The UK is famous for a number of reasons, but its wildlife doesn’t often make it to the top of the list. Sure, you might not see giant bears or ferocious wolves roaming around the woods. But adorable owls, cute squirrels and even feline predators still call the UK their home. And many of them are native to the British Isles.
So, besides badgers, urban foxes and the odd mouse, what wild animals do you need to see at least once in the UK? In no order of preference, here are some of our favourites cute British animals.
Let’s kick off our list with a creature that’s so undeniably cute that you’d just love to take one home (but please, don’t). The red squirrel, characterised by its distinctive coat, is dwindling in numbers, largely thanks to its larger cousin, the grey squirrel. However, you can still see these adorable critters roaming around woodlands and pine forests, particularly in Scotland and Northern Ireland.
If you’re confined to England, you might be lucky enough to spot a red squirrel while exploring the extensive forests of the Lake District and Northumberland. Don’t get too close, and don’t move too quickly. Red squirrels are easily startled, but far from easy to keep track of.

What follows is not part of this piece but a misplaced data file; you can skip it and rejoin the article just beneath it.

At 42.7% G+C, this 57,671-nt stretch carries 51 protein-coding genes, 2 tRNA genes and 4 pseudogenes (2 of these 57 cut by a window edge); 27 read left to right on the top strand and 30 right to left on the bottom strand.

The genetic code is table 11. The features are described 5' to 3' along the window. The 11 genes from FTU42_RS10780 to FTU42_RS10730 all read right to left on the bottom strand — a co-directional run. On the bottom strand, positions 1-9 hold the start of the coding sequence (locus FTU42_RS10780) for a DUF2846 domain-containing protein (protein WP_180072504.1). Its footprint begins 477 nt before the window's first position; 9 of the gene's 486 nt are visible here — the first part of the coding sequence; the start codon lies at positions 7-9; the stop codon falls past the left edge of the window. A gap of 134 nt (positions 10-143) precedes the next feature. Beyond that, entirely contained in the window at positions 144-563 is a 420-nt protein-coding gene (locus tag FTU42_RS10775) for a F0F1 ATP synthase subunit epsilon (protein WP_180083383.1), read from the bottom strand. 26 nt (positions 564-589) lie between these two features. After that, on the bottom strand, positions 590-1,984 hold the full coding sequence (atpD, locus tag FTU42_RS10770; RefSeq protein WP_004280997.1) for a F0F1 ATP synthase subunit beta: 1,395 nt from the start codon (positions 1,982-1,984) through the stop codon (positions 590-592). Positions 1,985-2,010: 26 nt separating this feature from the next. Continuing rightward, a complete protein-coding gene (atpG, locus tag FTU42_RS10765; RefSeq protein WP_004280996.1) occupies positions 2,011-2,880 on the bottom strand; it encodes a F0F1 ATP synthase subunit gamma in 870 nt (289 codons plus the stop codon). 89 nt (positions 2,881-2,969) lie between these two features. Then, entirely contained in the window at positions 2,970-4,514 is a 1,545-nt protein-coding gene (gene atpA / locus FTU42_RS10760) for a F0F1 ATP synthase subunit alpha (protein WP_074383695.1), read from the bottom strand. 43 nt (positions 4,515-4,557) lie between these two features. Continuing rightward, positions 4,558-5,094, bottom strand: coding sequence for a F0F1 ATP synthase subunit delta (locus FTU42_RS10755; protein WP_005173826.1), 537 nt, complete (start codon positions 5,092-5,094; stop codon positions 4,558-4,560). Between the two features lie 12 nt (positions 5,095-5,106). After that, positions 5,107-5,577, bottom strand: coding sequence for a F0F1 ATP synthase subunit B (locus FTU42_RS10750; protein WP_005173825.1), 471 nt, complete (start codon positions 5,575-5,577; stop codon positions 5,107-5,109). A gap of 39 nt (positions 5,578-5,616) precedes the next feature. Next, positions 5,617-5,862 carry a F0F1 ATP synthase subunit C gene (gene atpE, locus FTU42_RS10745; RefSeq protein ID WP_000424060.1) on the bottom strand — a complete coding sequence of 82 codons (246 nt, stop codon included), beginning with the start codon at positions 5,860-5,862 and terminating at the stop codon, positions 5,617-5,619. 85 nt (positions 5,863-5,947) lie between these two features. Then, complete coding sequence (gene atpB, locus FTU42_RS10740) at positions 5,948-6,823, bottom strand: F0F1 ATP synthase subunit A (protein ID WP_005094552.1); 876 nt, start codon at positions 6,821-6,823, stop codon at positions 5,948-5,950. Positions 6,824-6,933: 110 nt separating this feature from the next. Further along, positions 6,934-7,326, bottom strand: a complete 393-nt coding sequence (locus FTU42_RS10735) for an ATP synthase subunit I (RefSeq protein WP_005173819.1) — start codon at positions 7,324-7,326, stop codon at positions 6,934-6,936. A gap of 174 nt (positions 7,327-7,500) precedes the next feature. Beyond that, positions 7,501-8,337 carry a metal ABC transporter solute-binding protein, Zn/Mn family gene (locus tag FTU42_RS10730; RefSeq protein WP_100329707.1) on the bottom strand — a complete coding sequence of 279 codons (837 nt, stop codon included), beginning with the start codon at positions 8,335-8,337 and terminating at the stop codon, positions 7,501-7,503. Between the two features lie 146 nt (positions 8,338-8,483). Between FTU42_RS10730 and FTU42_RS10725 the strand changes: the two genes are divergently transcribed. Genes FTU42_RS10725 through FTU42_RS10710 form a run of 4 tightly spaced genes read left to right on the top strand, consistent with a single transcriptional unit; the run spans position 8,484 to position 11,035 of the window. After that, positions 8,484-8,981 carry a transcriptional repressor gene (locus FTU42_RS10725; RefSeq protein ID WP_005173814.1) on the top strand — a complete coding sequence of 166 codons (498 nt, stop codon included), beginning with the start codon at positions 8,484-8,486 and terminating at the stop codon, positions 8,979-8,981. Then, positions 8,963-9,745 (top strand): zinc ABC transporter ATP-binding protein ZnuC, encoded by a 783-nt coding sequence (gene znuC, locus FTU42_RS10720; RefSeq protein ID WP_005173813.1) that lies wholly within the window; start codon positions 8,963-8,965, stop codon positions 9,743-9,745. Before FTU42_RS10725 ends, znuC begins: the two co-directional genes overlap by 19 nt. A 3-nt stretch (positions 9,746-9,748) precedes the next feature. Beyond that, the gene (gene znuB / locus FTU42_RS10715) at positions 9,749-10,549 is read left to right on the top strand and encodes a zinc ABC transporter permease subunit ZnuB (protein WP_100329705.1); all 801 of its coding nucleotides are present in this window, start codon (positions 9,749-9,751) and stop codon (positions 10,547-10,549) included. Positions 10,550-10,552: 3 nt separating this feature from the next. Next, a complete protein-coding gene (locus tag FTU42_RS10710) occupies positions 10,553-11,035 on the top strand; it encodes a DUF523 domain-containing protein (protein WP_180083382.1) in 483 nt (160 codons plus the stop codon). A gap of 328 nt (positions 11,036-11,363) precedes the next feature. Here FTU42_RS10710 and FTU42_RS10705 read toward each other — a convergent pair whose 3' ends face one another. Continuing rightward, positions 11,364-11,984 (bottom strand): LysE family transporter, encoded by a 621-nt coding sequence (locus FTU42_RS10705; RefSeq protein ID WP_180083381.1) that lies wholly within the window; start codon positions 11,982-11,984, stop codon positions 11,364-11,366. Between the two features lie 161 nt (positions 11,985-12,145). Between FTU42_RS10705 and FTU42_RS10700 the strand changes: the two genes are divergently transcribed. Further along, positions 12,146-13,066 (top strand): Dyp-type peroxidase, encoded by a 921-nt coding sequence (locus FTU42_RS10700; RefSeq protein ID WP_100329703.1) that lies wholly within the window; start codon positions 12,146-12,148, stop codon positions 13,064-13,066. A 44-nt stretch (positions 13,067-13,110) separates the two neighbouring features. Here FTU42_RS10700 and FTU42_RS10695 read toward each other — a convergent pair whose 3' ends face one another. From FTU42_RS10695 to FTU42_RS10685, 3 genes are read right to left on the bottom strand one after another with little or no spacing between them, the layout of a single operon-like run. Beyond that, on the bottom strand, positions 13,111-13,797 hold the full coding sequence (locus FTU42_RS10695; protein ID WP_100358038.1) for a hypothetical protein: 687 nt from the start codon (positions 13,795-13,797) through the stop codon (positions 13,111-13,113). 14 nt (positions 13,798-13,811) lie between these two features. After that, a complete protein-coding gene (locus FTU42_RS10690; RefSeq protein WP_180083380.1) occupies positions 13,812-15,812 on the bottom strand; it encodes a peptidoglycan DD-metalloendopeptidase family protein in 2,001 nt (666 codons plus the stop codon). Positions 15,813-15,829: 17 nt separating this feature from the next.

The curlew is the largest wading bird in Europe, easily recognisable thanks to its long and thin beak that curves downwards, perfect for munching on shellfish, shrimps and worms. You’re most likely to see a curlew in winter, though you might spot them during summer in the woodlands. They usually hang around the coast looking for food. The largest populations are found near the Severn, Dee, Thames and Humber estuaries as well as the Solway Firth and Morecambe Bay.
The little owl is perhaps the cutest bird that’s native to the UK, though that’s obviously up for debate. The first recorded sightings of little owls were during the 19th century, though nowadays, their population is in decline. Still, if you’re lucky, you can see them throughout the nation during the day resting on tree branches, rocks and fences.
Who knew that a seal species was native to the UK? Well, the grey seal calls Great Britain its home. And, as you might expect, you’ve got the best chance of spotting them near the coast. It’s the nation’s largest breeding mammal, and it truly has to be seen to be believed. To see one for yourself, we recommend heading to the Orkney Islands in Scotland. Other locations include the Farne Islands, Skomer Island and Blakeney Point in Norfolk.
Let’s finish our list with something truly amazing. Believe it or not, Scotland is home to a type of wildcat, a predator that mostly feeds on voles and rabbits. These amazing feline spectacles have been in the UK far longer than humans, and we can’t deny that finding them in the wild is a tad challenging. They usually live and hunt alone, only living in units during the mating season. However, you’ll likely see a few by visiting Highland Wildlife Park along the Woodland Walk. If you don’t spot one, you can get close to them by visiting the special breeding area.